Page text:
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OPIC CEO travels to Japan; Signs Commitments with JBIC and NEXI Supporting Investment in Emerging Markets


November 7, 2017

Photo, three men sitting at table holding signed documents up with two men standing behind, Japan, U.S. Ambassador Japan, William F Hagerty, State Minister of Economy Trade and Industry, Kosaburo Nishime, Memorandum of Understanding, Japan Bank for International Cooperation, Tadashi Maeda, Nippon Export and Investment Insurance, Kazuhiko Bando, JBIC, NEXI, signing ceremony, Donald J Trump, Ray W Washburne, OPIC, Overseas Private Investment Corporation, American business leaders, Japanese business leaders, infrastructure, energy, natural gas power, private sector, global market, business development, public diplomacy
Standing from left to right: State Minister of Economy, Trade, and Industry Kosaburo Nishime and U.S. Ambassador to Japan William F. Hagerty.
Seated from left to right: NEXI Chairman and CEO Kazuhiko Bando, OPIC President and CEO Ray W. Washburne, and JBIC CEO and Executive Managing Director Tadashi Maeda.

 

TOKYO, JAPAN –Overseas Private Investment Corporation (OPIC), the U.S. Government’s development finance institution, President and Chief Executive Officer Ray W. Washburne today signed Memorandums of Understanding (MOU) with Japan Bank for International Cooperation (JBIC) Chief Executive Officer and Executive Managing Director Tadashi Maeda and Nippon Export and Investment Insurance (NEXI) Chairman and Chief Executive Officer Kazuhiko Bando highlighting their commitment to tackling development challenges and bolstering investment in infrastructure, energy and other critical sectors throughout Asia and the Indo Pacific, the Middle East, and Africa. U.S. Ambassador to Japan William F. Hagerty and State Minister of Economy, Trade, and Industry Kosaburo Nishime officiated at the signing ceremony.

During his remarks on November 6 in Tokyo to American and Japanese business leaders, President Donald J. Trump stated that the agreements are “a major development that will advance our shared interests in the region.”

Each MOU develops a framework for cooperation between the agencies to bolster support for investment in emerging markets by mutually collaborating on projects that meet policy objectives and by coordinating business development efforts.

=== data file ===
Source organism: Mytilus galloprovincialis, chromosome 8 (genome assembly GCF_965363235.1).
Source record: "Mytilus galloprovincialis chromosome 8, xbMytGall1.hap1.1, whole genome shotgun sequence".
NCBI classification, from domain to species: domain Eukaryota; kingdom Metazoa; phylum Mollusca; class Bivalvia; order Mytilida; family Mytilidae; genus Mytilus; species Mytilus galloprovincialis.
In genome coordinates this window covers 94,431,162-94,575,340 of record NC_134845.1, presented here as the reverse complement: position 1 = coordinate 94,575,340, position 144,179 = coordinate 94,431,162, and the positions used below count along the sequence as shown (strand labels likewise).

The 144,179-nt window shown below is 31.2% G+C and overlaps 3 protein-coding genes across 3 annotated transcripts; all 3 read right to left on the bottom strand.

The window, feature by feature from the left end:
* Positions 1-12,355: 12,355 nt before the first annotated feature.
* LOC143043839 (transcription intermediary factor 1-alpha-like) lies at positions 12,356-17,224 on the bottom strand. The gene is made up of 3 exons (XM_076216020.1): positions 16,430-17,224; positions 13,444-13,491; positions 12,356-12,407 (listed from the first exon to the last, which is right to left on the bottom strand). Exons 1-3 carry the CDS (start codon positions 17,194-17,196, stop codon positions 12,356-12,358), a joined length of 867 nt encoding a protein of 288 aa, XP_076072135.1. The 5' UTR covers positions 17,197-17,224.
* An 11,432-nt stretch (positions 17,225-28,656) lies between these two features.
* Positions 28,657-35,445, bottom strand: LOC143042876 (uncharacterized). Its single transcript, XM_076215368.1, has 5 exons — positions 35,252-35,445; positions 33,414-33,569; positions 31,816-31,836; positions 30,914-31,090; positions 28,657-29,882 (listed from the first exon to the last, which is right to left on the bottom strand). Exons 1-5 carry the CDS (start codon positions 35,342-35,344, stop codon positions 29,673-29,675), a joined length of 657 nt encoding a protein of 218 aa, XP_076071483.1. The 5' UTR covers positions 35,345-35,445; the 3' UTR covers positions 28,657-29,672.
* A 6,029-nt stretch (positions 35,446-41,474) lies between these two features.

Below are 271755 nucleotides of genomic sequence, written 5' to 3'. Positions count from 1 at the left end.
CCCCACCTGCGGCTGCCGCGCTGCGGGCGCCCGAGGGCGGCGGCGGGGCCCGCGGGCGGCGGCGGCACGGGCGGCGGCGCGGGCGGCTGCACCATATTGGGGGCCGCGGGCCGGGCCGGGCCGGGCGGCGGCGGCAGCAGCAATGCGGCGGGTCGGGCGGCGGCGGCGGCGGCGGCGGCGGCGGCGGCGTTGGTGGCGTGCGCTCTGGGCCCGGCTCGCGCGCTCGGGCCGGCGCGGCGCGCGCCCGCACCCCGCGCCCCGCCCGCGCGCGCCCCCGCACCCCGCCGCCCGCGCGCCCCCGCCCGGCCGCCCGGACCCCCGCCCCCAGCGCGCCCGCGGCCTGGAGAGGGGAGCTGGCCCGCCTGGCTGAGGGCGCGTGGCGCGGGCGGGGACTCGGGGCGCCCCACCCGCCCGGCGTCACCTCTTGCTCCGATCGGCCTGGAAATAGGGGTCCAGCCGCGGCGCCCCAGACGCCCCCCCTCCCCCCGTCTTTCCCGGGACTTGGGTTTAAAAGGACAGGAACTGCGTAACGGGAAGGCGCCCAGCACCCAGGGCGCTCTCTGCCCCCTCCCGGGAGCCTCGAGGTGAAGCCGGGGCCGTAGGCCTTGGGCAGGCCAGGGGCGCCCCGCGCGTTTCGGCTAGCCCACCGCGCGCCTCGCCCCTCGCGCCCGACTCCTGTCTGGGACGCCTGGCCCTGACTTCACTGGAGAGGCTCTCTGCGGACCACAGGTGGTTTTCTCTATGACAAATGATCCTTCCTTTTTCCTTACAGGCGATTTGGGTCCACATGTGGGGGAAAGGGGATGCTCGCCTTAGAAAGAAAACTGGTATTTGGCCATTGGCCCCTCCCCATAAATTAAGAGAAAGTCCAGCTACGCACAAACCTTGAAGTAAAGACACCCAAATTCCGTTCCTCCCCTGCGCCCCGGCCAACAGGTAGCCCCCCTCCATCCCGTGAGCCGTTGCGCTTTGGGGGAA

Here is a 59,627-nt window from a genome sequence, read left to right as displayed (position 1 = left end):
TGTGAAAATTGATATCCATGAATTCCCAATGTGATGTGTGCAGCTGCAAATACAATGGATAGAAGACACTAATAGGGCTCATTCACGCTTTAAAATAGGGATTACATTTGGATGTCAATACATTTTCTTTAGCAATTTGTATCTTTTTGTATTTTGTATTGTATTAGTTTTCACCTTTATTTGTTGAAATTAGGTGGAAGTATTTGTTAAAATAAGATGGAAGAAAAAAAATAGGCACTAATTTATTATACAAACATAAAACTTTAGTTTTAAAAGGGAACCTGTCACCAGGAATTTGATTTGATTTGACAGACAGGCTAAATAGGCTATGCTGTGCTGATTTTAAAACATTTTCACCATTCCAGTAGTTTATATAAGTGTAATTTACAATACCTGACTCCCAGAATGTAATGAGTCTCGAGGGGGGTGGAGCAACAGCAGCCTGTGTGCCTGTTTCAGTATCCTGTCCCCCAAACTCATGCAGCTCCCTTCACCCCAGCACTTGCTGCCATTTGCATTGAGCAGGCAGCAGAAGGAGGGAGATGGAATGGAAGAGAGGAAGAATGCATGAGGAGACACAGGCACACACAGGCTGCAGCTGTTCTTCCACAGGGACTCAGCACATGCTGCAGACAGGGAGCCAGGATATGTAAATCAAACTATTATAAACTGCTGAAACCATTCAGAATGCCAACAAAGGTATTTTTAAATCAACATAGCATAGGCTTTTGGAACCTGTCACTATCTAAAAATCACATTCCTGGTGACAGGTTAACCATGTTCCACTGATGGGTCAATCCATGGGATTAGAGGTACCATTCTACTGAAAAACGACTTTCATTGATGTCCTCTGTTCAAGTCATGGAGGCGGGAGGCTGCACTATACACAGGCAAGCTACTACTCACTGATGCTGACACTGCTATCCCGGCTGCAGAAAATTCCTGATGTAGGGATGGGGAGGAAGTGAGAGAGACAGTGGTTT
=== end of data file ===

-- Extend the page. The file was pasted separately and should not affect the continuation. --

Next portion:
“These agreements will allow us to have a broader impact while strengthening the continued work between the U.S. and Japan,” Mr. Washburne said. “Through focusing on infrastructure and energy projects around the globe, we can enhance the position of our respective private sector companies in an increasingly competitive global market.”

The MOUs follow the recent Japan-U.S. Economic Dialogue, when the Governments of Japan and the U.S. committed to bolster energy and infrastructure projects in emerging markets. To date, OPIC, JBIC, and NEXI have coordinated support for several projects together including a 370MW natural gas-fired power in Jordan and a private equity fund supporting the renewable energy value chain in India and South Asia.

From Tokyo, Mr. Washburne is traveling to Vietnam in conjunction with President Trump’s visit to the Asia-Pacific Economic Cooperation Chief Executive Officer Summit.

OPIC and JBIC MOU

OPIC and NEXI MOU

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The Overseas Private Investment Corporation (OPIC) is a self-sustaining U.S. Government agency that helps American businesses invest in emerging markets. Established in 1971, OPIC provides businesses with the tools to manage the risks associated with foreign direct investment, fosters economic development in emerging market countries, and advances U.S. foreign policy and national security priorities. OPIC helps American businesses gain footholds in new markets, catalyzes new revenues and contributes to jobs and growth opportunities both at home and abroad. OPIC fulfills its mission by providing businesses with financing, political risk insurance, advocacy and by partnering with private equity investment fund managers.​​​​​​​

OPIC services are available to new and expanding businesses planning to invest in more than 160 countries worldwide. Because OPIC charges market-based fees for its products, it operates on a self-sustaining basis at no net cost to taxpayers. All OPIC projects must adhere to best international practices and cannot cause job loss in the United States.